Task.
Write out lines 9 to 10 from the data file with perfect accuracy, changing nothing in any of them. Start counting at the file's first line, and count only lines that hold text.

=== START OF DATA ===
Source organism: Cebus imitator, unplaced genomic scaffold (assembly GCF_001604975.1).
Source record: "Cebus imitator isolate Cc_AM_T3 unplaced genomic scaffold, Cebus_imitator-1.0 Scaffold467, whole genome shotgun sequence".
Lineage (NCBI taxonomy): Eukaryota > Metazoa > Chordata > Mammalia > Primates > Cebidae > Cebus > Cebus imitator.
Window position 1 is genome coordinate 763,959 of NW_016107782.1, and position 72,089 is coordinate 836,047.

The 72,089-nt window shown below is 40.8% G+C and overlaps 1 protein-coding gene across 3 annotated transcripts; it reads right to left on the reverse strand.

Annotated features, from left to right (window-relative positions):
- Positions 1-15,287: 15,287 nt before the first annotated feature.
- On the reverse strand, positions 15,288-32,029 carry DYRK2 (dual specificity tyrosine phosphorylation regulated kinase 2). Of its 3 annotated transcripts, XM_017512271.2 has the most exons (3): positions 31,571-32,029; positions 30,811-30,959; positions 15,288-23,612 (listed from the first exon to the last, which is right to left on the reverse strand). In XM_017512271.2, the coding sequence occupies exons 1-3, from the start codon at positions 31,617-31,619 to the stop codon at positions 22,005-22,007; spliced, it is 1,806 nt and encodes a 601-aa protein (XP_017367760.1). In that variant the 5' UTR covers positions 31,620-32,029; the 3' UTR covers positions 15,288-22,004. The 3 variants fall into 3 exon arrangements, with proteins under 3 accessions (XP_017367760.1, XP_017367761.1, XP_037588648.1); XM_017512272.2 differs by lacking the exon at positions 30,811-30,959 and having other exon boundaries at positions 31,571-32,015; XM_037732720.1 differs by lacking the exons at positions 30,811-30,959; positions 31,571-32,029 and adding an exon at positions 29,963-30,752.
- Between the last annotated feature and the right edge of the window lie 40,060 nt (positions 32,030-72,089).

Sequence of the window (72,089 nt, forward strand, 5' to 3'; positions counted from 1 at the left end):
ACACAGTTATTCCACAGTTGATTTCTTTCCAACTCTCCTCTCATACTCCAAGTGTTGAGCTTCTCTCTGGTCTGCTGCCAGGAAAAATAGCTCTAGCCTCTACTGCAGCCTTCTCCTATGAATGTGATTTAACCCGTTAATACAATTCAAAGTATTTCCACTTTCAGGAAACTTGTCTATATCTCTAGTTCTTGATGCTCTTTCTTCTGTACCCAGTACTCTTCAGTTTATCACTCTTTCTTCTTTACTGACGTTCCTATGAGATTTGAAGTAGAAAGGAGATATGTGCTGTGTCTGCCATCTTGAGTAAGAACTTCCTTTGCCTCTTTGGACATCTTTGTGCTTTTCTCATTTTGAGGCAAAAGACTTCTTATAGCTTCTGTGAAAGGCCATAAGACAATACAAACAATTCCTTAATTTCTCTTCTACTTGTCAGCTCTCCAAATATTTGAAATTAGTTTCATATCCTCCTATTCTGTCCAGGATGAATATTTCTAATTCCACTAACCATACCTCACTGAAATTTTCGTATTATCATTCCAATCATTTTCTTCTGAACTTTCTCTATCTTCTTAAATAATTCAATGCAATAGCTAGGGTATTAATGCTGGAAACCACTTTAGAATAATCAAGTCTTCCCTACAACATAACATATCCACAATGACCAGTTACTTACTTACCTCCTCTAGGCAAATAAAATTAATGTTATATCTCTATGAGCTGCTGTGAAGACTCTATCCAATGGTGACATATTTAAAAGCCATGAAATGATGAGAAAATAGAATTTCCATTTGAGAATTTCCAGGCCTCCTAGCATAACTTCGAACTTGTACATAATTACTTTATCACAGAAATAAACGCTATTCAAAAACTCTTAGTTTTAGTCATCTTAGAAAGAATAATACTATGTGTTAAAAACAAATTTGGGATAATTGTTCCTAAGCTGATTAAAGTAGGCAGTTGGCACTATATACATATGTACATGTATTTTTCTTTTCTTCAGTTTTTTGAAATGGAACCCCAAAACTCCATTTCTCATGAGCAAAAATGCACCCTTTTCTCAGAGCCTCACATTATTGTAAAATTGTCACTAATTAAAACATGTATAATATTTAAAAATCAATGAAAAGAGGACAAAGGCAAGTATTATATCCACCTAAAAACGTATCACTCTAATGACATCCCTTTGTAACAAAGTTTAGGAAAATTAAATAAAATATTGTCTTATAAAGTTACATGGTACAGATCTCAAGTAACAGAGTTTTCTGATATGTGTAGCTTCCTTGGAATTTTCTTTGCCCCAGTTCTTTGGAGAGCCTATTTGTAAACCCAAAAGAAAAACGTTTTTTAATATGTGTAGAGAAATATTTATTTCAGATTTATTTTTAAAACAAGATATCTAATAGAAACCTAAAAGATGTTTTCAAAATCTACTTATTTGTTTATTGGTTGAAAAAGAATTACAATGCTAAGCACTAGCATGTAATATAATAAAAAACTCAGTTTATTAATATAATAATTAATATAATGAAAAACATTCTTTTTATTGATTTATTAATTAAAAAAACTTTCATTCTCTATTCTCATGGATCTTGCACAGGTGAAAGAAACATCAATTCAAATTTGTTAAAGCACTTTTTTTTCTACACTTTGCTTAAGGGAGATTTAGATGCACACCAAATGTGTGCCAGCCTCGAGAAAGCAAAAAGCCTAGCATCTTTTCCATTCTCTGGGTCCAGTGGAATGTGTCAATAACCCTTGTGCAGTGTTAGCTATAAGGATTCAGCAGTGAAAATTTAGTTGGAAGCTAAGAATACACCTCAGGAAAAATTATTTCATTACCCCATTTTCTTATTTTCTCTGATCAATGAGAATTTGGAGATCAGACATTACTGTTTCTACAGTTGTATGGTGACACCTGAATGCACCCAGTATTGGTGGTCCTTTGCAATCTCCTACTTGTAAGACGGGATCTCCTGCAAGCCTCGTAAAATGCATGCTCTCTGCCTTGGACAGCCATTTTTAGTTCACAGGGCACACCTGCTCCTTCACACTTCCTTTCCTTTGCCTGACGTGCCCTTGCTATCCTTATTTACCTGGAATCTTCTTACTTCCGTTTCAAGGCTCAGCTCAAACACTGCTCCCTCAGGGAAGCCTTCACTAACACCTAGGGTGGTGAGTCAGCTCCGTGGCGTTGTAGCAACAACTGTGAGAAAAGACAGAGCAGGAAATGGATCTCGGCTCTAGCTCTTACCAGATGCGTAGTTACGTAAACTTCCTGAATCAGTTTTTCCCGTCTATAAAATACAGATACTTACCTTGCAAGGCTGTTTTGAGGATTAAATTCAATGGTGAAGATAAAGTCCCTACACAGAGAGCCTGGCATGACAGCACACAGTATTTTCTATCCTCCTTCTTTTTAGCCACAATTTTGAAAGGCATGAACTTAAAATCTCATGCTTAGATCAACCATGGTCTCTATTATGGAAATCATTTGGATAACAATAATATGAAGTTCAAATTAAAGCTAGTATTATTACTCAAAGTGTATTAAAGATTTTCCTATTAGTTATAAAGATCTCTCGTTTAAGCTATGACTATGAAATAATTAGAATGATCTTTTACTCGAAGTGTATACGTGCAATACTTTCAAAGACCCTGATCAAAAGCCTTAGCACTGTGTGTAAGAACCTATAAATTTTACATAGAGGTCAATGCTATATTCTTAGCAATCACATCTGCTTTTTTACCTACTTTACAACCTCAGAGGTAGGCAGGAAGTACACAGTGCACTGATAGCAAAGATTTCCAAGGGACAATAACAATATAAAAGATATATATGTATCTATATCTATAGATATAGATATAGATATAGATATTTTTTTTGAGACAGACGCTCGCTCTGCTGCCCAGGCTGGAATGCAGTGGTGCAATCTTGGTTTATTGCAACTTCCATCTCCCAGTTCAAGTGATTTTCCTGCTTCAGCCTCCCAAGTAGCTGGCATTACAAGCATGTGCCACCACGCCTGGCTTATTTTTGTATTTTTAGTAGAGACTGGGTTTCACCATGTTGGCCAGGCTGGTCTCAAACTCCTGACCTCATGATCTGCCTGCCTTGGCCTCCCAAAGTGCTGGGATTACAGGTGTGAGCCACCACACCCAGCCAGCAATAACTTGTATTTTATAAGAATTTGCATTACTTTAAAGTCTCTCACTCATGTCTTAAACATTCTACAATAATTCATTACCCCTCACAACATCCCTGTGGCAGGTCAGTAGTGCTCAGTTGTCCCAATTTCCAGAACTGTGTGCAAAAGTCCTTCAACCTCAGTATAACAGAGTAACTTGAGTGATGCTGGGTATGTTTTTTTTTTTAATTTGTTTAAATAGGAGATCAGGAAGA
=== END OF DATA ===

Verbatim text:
- Between the last annotated feature and the right edge of the window lie 40,060 nt (positions 32,030-72,089).

Sequence of the window (72,089 nt, forward strand, 5' to 3'; positions counted from 1 at the left end):